I would like you to imagine that we have all jumped forward about three years, give or take, from grandma's visit in the last post, to the second visit by grandma and aunt V. The war is now over, but little else seems to have changed. In this fast-forwarded time, I can hear the murmur of conversation between my parents and grandma rising from below. You see, my bedroom is immediately above the kitchen (where we eat, but not cook. Come on people, keep up, it was all carefully explained in last week's post.). The floors in these old houses are very thin, as are the walls. In a few years time, I will lean out of bed, pull back the rug and place my right ear to the floor, somewhat like Beethoven. I don't know him yet, but our purposes coincide. I will in that fashion listen to "Sunday Half Hour", a wireless programme of hymns, to be followed by an hour long programme, "Your Hundred Best Tunes". I will undoubtedly learn a great many of the lighter classical works, although I won't know what they are called, or who wrote them. It will only be the music that I'll hear.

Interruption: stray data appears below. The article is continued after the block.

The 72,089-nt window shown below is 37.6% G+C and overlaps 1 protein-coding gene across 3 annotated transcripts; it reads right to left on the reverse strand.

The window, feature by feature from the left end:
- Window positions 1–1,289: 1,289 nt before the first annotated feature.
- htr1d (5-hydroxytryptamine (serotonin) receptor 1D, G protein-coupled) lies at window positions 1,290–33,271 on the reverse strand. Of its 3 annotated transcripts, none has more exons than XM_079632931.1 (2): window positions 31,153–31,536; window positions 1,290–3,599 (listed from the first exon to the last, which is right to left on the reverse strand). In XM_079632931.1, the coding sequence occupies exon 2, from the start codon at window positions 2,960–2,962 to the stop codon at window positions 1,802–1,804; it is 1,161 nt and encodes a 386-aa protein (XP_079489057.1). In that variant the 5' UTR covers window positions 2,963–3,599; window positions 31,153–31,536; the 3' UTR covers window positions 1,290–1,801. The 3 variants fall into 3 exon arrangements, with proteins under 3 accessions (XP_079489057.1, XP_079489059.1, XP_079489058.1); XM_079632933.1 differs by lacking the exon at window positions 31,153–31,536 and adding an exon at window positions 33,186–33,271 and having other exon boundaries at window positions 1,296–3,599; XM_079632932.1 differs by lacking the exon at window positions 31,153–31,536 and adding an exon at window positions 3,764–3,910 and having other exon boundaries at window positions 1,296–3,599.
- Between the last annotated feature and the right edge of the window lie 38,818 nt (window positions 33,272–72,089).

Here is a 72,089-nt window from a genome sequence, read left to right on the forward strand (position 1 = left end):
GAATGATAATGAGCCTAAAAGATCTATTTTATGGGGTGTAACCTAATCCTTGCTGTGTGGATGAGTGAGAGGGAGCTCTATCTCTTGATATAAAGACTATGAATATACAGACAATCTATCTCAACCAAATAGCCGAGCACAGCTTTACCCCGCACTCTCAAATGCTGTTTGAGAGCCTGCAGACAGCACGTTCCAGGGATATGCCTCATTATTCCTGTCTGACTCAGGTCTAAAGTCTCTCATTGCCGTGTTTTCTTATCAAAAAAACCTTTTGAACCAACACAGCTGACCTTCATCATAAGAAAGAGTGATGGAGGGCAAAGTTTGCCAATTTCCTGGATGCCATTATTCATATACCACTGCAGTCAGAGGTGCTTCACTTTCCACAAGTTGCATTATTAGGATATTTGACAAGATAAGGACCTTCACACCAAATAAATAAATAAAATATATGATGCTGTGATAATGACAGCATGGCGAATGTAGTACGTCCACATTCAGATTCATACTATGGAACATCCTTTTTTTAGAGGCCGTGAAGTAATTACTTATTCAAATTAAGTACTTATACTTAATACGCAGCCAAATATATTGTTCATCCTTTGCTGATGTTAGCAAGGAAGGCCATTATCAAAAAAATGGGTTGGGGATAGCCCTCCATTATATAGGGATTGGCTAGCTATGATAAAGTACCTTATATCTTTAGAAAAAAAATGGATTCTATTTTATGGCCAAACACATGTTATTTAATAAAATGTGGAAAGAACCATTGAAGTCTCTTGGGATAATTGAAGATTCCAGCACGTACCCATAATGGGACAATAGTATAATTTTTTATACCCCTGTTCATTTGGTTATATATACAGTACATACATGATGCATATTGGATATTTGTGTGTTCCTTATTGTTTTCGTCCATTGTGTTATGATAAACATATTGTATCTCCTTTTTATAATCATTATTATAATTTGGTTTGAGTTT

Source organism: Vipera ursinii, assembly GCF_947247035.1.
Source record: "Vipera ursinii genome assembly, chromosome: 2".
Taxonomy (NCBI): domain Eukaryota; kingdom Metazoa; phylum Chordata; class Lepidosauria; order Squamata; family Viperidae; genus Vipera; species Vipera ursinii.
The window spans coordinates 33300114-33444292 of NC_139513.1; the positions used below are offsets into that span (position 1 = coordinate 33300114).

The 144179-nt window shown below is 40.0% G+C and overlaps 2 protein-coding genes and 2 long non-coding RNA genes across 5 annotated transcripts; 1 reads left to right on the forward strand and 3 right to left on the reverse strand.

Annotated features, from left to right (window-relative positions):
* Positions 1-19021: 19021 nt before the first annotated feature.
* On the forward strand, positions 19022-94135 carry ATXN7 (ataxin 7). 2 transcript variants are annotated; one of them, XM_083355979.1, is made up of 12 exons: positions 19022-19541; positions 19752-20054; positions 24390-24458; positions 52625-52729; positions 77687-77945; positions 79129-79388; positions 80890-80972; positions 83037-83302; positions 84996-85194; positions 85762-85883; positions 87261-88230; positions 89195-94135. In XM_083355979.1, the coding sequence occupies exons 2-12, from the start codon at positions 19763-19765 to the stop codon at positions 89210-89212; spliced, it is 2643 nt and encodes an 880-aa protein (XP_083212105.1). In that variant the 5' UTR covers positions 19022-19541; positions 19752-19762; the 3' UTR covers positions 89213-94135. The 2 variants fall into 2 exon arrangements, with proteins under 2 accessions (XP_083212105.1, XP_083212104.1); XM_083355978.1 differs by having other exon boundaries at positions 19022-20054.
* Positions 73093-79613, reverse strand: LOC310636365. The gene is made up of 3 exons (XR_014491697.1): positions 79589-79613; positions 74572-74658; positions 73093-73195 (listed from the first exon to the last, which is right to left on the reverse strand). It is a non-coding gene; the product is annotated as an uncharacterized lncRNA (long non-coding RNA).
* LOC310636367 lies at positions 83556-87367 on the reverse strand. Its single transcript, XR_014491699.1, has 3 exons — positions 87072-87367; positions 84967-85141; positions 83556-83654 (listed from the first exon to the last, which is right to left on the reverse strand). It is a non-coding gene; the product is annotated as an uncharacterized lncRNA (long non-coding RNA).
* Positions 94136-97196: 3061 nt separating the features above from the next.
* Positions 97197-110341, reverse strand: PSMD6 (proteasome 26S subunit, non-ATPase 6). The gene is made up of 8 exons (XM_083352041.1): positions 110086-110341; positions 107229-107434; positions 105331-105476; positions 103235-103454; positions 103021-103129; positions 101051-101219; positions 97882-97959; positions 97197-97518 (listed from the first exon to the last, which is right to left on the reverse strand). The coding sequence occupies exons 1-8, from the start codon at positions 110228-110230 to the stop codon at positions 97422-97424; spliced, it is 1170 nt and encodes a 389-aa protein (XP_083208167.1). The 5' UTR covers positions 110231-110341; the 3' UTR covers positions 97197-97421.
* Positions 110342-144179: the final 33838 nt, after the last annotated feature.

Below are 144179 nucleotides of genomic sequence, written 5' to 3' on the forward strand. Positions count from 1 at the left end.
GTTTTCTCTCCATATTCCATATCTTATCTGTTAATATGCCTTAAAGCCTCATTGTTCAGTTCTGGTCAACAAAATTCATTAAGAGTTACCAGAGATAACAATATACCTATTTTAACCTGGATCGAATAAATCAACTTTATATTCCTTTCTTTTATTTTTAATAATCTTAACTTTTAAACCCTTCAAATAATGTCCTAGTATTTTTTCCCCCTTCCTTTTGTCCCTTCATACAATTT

As I lie thinking in bed waiting to sleep, it is clear to me that grandma does not like my father very much, and it would seem that the dislike is mutual. Now I have to say that what I am about to tell would not stand up in a court of law. It's hearsay evidence. But it is all I have. Father fought in the Great War (WW1) as a gunner in the Royal Flying Corps. (He was tall, and put his age up.) From what my mother told me, and from my own researches, I can only assume he was the front gunner in an FE2b.
|WW1 Aeroplane - FE2b|
"Mmmmm? Well of course I don't know for certain. I wasn't there at the time, now was I? Actually, come to think of it, neither was mother! Now where was I? Ah yes!"